Portraits et témoignages de pèlerins
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mise à jour le 3 février, 2006   survol du site Page précédente Accueil

Meeting people on the Chemin de Tours

Meeting people on the Chemin de Compostelle is a great experience. Hereunder some notes by Christiane Buuck, american grantee of the Fulbright Foundation who is working with us.

This October I walked a portion of the Chemin de Tours.

Some scholars believe that during the middle ages this path was the most frequented of the Grandes Voies in France, because a system of Roman roads leading south made travel easier for pilgrims. Today that Roman road is still a major artery, the A-10 toll highway, but foot traffic here is both illegal and perhaps suicidal. So, in the twenty-first century a pilgrim must cobble together her itinerary from town to town, important site to important site. Each guide book and pilgrim association offers options, and some people even argue for following the GR 655, though this hiking trail is not designed as a pilgrimage route and winds its way through all sorts of convoluted turnings in its search for open space and forest amid the sprawl of modern life. I set out from the ruins of the ancient Basilique Saint-Martin in Tours (a saint who had an important pilgrimage cult of his own in the Middle Ages) armed with two guide books, a compass, a map, a few clementines, some bread and cheese, solid boots, a full back pack and, of course, a walking stick.

Over the 250 kilometers I walked in 10 days, from Tours to Saintes, I met no other pilgrims. This far north and this late in the season is not prime pilgrimage time, and today’s Chemin de Tours is the least-walked of the four French paths. I wanted to experience the solitude of pilgrimage first and chose this time and this route for this reason. Because I am a collector of stories, here are a few rough sketches from the path. They feature the people who welcome pilgrims, or simply witness the pilgrimage without participating directly :

Les Ormes

1. Les Ormes has a modern, not-too-beautiful church. I stepped inside all the same, and no sooner had the door closed behind me than it opened again, hitting my backpack.
“Ah! You’re a pilgrim,” the woman said as she brushed past me. She smiled, “Will you stay and pray the Rosary with us?”
I told her I was a Lutheran and didn’t know the Rosary.
“That’s fine,” she said. “We all pray to the same God. Come join us.”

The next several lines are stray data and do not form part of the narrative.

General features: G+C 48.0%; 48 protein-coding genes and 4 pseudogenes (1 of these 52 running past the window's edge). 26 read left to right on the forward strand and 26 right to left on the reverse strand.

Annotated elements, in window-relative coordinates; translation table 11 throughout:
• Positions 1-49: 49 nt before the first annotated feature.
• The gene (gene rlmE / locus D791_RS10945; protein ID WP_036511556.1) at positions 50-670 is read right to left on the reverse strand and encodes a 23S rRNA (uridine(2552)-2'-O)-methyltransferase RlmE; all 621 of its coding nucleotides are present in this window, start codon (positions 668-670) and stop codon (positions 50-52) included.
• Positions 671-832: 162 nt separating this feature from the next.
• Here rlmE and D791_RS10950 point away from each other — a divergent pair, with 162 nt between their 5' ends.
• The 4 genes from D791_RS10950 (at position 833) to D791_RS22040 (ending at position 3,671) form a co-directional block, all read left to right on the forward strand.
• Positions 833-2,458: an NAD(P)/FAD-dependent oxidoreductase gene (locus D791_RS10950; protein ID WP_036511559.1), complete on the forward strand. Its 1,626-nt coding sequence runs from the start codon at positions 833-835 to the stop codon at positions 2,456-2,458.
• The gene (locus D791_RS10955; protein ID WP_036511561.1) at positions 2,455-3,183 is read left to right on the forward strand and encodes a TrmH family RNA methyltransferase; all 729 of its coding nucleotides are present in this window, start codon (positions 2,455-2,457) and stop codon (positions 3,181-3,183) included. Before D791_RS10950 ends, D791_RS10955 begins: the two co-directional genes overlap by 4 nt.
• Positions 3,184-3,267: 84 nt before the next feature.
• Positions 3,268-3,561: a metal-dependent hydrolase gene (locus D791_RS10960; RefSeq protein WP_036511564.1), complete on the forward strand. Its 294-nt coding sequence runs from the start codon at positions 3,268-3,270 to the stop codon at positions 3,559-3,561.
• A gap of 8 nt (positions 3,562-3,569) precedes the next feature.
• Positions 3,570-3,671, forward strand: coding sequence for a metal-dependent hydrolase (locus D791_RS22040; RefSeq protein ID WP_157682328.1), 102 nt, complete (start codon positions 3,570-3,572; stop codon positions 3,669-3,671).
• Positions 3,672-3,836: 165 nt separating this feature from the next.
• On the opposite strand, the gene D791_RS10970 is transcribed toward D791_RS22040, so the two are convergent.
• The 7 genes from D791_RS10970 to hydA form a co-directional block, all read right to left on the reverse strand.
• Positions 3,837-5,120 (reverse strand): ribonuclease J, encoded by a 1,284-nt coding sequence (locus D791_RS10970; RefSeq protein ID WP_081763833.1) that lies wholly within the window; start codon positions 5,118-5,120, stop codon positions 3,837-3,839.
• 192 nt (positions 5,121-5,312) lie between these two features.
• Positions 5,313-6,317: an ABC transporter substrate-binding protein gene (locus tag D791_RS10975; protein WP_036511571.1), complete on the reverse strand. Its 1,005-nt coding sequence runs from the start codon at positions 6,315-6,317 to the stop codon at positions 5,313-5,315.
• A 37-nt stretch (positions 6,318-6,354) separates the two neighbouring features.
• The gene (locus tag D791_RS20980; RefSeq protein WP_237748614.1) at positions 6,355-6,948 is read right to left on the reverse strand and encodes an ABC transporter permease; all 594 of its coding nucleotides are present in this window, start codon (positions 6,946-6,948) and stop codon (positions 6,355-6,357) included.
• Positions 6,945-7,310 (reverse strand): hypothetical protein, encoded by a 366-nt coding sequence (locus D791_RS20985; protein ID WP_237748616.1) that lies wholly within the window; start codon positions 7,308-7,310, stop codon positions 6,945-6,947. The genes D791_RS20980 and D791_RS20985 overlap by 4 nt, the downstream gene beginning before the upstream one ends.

Five of us participated in the service. We pulled our chairs close around the altar. A woman in her sixties led us from a low chair in the middle. I sat beside the woman who had welcomed me. To the other side of the leader sat a middle-aged mother and her teenage son. The women’s voices rang in the echoing space. Our Fathers interspersed with decades of Hail Marys. Over and over and over. The words became a mantra, a wall of sound. Fingers swollen from gardening, the nails still harboring earth, fingered bead after bead. “Sainte Marie, pleine de grâce”…At increments among these repetitions were short readings in the consoling voice of Mary.
After the service we all returned our cane-seated chairs to their rows on the floor and were invited to the leader’s house for coffee. Around her kitchen table we experienced a rare moment of intimacy among strangers. The woman who had first welcomed me in the church spoke of the difficulty of having an atheist husband. The mother of the teenage boy told us his problems in school, where stronger boys attack him. “He is so fragile and gentle,” she said, patting her silent son’s back. “He would never hurt someone. He would never even fight back.” The boy blinked, his eyes lowered behind black-rimmed glasses. Is the “education” of children changing in the United States? his mother wanted to know, and we talked about manners and common courtesy and the ways of raising children.
The prayer leader told us about the pilgrims to Compostela she and her husband have welcomed over the years. “I just heard from one today,” she said, and handed me a postcard of the cathedral of Compostela with a note from the former pilgrim.